GAMBLING on something as miniscule as a soccer game or backing a horse at the races could possibly lead to a detrimental addiction that spark some people to fall into a life of debt and depression.
Ireland is regularly cited as the third-ranked country in the world in terms of gambling spend per head of adult population.
Gambling can range from simply buying a lottery ticket or scratch card in the local shop to physically going into bookies to place a bet.
Your first thought might be that only an older generation physically go into the bookmakers to gamble, but this demographic has changed in recent years.
Due to the demand of gambling, betting apps have become so accessible to us that in a matter of seconds you are able to transfer money from your bank account straight into the app, with striking ease.
Once a single bet goes the right way the urge is there to keep going with the money inside of the accounts app already, beginning the dangerous chain events that come from this apps.
The normalisation of betting has left 20% of young gamblers addicted or at risk of developing a severe problem.
These figure comes from a report undertaken by the Health Research Board (HRB) which also stated that gamblers are most likely to be found in deprived areas.
One of the most striking facts to emerge from this study is that one in five men between the ages of 15-24 who have gambled in the last year are either problem gamblers or an “at-risk” category of gambling, compared to one in ten men of all ages.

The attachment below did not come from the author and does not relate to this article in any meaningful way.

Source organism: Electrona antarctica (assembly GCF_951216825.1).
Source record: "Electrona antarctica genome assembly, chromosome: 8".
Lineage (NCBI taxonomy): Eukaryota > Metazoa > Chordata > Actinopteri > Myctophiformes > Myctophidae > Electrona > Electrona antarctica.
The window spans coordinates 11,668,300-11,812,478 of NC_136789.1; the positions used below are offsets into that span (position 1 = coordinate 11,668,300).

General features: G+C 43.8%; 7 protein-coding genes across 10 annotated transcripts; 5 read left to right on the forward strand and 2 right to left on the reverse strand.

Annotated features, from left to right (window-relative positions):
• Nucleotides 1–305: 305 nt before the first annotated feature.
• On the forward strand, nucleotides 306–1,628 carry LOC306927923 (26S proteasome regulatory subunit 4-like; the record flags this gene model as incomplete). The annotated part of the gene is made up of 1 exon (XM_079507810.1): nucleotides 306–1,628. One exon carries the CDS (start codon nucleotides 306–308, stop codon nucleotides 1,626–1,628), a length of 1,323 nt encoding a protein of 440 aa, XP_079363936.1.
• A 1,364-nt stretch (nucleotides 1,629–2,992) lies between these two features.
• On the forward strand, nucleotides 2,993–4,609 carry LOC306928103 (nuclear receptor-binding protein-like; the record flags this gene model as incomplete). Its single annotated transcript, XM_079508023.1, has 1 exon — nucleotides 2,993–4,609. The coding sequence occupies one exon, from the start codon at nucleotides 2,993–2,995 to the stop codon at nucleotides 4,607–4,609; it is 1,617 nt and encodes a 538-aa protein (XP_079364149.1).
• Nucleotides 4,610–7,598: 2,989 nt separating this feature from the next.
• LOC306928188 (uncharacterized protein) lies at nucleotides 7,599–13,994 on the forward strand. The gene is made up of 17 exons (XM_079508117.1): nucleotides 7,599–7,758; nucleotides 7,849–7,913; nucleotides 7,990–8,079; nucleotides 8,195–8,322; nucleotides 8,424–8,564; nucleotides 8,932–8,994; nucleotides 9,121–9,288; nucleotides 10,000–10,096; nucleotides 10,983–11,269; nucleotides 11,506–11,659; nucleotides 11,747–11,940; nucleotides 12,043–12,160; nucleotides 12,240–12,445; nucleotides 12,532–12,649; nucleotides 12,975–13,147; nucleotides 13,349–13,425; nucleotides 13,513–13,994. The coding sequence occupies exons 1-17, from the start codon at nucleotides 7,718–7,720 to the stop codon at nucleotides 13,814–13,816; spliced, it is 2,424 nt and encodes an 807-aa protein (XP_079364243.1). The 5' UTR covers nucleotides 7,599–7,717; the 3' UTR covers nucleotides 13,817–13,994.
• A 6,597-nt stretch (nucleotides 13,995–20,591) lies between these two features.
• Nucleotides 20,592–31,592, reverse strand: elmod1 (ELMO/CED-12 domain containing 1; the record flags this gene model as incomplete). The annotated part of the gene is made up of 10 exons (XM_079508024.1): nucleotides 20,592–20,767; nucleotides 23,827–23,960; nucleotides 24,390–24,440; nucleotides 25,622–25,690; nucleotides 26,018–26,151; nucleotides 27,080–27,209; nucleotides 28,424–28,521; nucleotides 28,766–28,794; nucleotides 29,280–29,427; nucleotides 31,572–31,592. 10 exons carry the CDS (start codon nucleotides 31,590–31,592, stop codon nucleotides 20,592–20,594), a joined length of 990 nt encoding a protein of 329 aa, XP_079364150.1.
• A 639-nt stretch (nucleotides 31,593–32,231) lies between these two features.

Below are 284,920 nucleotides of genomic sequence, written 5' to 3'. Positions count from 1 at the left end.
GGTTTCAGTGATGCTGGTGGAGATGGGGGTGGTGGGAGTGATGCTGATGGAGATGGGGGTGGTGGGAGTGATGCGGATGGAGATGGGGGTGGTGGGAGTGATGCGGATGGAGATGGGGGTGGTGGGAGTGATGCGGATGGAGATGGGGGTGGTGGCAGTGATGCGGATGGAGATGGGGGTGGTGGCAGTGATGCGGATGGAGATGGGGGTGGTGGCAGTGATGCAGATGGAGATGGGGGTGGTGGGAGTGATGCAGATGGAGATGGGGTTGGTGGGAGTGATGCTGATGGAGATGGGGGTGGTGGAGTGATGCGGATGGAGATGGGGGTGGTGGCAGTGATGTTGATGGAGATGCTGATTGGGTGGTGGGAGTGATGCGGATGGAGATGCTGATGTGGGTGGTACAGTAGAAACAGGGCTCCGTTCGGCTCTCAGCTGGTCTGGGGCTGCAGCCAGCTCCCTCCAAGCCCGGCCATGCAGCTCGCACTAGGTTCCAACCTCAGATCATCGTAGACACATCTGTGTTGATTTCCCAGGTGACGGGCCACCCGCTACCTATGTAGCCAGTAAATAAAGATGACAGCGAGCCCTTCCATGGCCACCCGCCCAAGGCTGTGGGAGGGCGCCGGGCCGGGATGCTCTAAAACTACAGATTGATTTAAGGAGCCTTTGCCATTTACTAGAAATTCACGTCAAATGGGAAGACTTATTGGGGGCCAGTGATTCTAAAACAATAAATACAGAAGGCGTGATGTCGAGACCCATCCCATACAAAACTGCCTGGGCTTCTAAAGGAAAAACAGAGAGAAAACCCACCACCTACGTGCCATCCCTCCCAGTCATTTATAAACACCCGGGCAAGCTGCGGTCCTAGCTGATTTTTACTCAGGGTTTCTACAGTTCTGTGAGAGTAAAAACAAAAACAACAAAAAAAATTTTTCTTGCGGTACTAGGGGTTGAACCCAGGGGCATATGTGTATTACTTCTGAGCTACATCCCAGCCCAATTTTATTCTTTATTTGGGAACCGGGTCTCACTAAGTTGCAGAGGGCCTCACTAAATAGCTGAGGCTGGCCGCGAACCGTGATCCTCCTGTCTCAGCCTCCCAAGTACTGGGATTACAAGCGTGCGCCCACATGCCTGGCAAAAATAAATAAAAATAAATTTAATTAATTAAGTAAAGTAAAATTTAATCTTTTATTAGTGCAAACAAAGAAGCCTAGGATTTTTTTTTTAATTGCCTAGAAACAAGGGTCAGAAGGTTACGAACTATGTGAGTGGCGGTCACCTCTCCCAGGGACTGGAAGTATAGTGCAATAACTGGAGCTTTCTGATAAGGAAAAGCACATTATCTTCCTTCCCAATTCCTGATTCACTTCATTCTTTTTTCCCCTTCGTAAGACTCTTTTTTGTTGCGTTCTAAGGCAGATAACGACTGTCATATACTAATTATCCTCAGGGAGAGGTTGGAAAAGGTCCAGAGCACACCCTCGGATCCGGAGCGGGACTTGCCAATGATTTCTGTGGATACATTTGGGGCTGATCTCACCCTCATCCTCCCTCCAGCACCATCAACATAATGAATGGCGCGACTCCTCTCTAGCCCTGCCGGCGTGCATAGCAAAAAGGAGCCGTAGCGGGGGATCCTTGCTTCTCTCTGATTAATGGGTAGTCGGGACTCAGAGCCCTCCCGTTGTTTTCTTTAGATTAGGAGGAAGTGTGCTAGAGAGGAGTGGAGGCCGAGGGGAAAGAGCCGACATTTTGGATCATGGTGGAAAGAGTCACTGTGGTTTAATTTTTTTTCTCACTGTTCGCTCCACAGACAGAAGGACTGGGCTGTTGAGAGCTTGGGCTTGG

This is a huge dilemma facing the young people of this generation as nearly every single sporting event in the world has a connection to a betting app in one way or another.
Now these are huge ad campaigns during games and create huge revenue for all parties involved in the sport, but at what cost to people watching on placing an innocent bet?
Another question that stands out from the research that has been done by the HRB is that the majority of problem gamblers facing addiction are male.
Men in this country are five times more likely to be an ‘at risk gambler’ than women according to this study, but why?
If you look at it from the perspective that men are more likely to be more interested in a range of sports, then it is easy to see why they are more inclined to place money on an event.
In the innocence of these scenarios are the countless adverts that fly across the scene, only urging onlookers to place a bet.
The long-term effects of betting can have hugely damaging effects on people’s lives from borrowing excess money from family members or lying about where the money is actually going.
This is where the aftermath of the addiction comes to the forefront where the vicious circle of spending and losing can lead someone down a very dark path with little to no way of escaping.
Unfortunately for many of these severe gamblers breaking out of this pattern is a near impossibility due to the ever-growing debt that seems to be piling up around them, and for some, they only see one way of escapism, death.
For the families of the victims of gambling, it can be incredibly difficult to come to terms with the consequences of their loved one's death because most of the time they were unaware that betting was even an issue in their lives.
This culture of ‘lads’ not being able to speak about their problems in any respect needs to altered if we are to see any real change in behaviours and habits that plague men in this country.
More needs to be done by these huge sporting companies to not only promote betting during the ads but also mention outlooks and programmes that can be used by people facing addiction.
There seems to be this stereotype in Ireland that men are unable to speak to each other about serious issues, keeping it bottled up instead, which in turn leaves these issues to grow into something more significant than what it originally started out as.
Betting and sports companies needs to come together to create a plan where viewers are seeing encouraging ads around gambling rather than money, money, money until it is too late.